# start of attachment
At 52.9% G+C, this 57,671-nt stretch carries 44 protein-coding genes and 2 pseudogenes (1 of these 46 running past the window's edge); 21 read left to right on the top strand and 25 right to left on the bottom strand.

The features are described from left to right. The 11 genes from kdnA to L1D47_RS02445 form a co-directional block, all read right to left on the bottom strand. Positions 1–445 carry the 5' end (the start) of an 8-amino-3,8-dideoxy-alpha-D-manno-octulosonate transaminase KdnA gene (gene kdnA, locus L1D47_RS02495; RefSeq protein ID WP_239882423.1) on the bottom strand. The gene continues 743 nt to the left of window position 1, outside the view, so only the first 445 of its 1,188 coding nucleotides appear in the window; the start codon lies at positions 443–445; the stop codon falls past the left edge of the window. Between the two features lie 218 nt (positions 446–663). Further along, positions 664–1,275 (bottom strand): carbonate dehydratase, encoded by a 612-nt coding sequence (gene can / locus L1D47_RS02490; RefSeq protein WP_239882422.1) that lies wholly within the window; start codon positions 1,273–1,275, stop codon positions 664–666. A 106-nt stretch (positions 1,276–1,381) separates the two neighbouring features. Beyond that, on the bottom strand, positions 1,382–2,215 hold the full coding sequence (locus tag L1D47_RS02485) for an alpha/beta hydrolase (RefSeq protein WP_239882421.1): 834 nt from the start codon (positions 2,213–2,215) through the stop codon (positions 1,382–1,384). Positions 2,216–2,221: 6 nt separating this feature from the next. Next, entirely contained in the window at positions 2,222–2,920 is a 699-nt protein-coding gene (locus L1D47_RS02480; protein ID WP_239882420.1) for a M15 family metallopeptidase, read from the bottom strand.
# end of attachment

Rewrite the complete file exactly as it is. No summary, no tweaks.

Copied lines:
At 52.9% G+C, this 57,671-nt stretch carries 44 protein-coding genes and 2 pseudogenes (1 of these 46 running past the window's edge); 21 read left to right on the top strand and 25 right to left on the bottom strand.

The features are described from left to right. The 11 genes from kdnA to L1D47_RS02445 form a co-directional block, all read right to left on the bottom strand. Positions 1–445 carry the 5' end (the start) of an 8-amino-3,8-dideoxy-alpha-D-manno-octulosonate transaminase KdnA gene (gene kdnA, locus L1D47_RS02495; RefSeq protein ID WP_239882423.1) on the bottom strand. The gene continues 743 nt to the left of window position 1, outside the view, so only the first 445 of its 1,188 coding nucleotides appear in the window; the start codon lies at positions 443–445; the stop codon falls past the left edge of the window. Between the two features lie 218 nt (positions 446–663). Further along, positions 664–1,275 (bottom strand): carbonate dehydratase, encoded by a 612-nt coding sequence (gene can / locus L1D47_RS02490; RefSeq protein WP_239882422.1) that lies wholly within the window; start codon positions 1,273–1,275, stop codon positions 664–666. A 106-nt stretch (positions 1,276–1,381) separates the two neighbouring features. Beyond that, on the bottom strand, positions 1,382–2,215 hold the full coding sequence (locus tag L1D47_RS02485) for an alpha/beta hydrolase (RefSeq protein WP_239882421.1): 834 nt from the start codon (positions 2,213–2,215) through the stop codon (positions 1,382–1,384). Positions 2,216–2,221: 6 nt separating this feature from the next. Next, entirely contained in the window at positions 2,222–2,920 is a 699-nt protein-coding gene (locus L1D47_RS02480; protein ID WP_239882420.1) for a M15 family metallopeptidase, read from the bottom strand.